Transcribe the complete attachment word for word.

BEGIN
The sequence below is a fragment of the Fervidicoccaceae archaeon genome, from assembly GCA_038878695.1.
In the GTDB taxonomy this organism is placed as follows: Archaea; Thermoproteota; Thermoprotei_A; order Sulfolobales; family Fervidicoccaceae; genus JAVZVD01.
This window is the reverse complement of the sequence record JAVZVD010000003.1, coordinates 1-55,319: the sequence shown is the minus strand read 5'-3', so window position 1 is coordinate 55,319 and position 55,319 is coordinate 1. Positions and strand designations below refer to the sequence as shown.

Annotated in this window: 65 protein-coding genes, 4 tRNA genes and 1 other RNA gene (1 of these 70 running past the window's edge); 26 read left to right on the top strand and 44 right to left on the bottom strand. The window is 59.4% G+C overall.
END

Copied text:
The sequence below is a fragment of the Fervidicoccaceae archaeon genome, from assembly GCA_038878695.1.
In the GTDB taxonomy this organism is placed as follows: Archaea; Thermoproteota; Thermoprotei_A; order Sulfolobales; family Fervidicoccaceae; genus JAVZVD01.
This window is the reverse complement of the sequence record JAVZVD010000003.1, coordinates 1-55,319: the sequence shown is the minus strand read 5'-3', so window position 1 is coordinate 55,319 and position 55,319 is coordinate 1. Positions and strand designations below refer to the sequence as shown.

Annotated in this window: 65 protein-coding genes, 4 tRNA genes and 1 other RNA gene (1 of these 70 running past the window's edge); 26 read left to right on the top strand and 44 right to left on the bottom strand. The window is 59.4% G+C overall.